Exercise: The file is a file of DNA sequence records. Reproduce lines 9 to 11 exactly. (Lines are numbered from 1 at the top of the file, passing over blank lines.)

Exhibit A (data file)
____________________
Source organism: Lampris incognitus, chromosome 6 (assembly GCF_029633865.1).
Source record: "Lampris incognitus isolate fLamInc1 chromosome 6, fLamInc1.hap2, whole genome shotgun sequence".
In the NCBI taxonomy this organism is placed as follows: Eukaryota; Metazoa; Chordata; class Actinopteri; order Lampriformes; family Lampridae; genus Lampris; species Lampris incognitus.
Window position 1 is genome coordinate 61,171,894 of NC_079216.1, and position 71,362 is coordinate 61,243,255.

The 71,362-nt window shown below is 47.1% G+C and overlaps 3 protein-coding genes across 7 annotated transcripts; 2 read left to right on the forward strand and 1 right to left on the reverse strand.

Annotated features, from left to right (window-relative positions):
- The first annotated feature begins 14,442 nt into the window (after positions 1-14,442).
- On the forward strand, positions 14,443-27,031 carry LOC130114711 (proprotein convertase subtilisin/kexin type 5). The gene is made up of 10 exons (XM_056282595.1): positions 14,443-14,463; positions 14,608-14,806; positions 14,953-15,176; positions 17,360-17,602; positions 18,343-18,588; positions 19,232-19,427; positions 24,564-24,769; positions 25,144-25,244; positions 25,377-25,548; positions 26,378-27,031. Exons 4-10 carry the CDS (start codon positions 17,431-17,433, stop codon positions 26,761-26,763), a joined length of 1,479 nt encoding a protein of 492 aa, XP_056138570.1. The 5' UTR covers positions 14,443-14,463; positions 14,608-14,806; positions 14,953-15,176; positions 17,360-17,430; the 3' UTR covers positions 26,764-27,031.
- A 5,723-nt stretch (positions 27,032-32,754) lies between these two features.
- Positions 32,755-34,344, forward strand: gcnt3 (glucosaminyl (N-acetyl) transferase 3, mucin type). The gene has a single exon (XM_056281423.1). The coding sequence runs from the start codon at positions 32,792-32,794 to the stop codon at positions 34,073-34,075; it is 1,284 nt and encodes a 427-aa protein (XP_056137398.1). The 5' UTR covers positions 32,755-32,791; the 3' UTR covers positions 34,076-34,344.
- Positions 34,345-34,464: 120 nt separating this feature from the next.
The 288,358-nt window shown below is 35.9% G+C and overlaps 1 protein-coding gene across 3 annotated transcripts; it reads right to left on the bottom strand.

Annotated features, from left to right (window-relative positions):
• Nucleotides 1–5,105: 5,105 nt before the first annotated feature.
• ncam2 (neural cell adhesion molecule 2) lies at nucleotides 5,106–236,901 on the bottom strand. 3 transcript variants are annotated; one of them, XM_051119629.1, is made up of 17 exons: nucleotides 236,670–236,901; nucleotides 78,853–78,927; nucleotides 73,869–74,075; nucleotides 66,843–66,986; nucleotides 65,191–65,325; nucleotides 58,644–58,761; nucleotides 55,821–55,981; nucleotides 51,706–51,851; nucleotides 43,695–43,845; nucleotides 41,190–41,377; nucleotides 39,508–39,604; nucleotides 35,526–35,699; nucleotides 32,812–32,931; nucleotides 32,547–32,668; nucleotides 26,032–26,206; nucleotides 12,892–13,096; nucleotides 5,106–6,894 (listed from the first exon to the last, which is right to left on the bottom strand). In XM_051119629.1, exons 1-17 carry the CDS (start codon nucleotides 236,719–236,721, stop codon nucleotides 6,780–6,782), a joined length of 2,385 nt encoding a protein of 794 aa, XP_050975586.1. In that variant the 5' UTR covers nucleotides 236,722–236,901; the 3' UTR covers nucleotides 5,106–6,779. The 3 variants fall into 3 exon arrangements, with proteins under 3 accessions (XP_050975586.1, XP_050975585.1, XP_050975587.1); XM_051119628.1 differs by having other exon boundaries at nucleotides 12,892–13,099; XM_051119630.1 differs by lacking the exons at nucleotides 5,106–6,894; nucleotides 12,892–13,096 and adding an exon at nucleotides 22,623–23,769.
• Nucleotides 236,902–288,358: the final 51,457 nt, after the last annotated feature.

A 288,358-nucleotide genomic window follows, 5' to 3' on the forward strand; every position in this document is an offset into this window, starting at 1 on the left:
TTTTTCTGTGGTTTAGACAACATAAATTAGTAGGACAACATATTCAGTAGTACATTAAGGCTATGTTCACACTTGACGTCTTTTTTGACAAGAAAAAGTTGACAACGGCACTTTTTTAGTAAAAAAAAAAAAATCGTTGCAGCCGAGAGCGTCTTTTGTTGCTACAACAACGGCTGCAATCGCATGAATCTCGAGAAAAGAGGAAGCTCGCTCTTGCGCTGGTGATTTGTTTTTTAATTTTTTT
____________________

- A 5,723-nt stretch (positions 27,032-32,754) lies between these two features.
- Positions 32,755-34,344, forward strand: gcnt3 (glucosaminyl (N-acetyl) transferase 3, mucin type). The gene has a single exon (XM_056281423.1). The coding sequence runs from the start codon at positions 32,792-32,794 to the stop codon at positions 34,073-34,075; it is 1,284 nt and encodes a 427-aa protein (XP_056137398.1). The 5' UTR covers positions 32,755-32,791; the 3' UTR covers positions 34,076-34,344.
- Positions 34,345-34,464: 120 nt separating this feature from the next.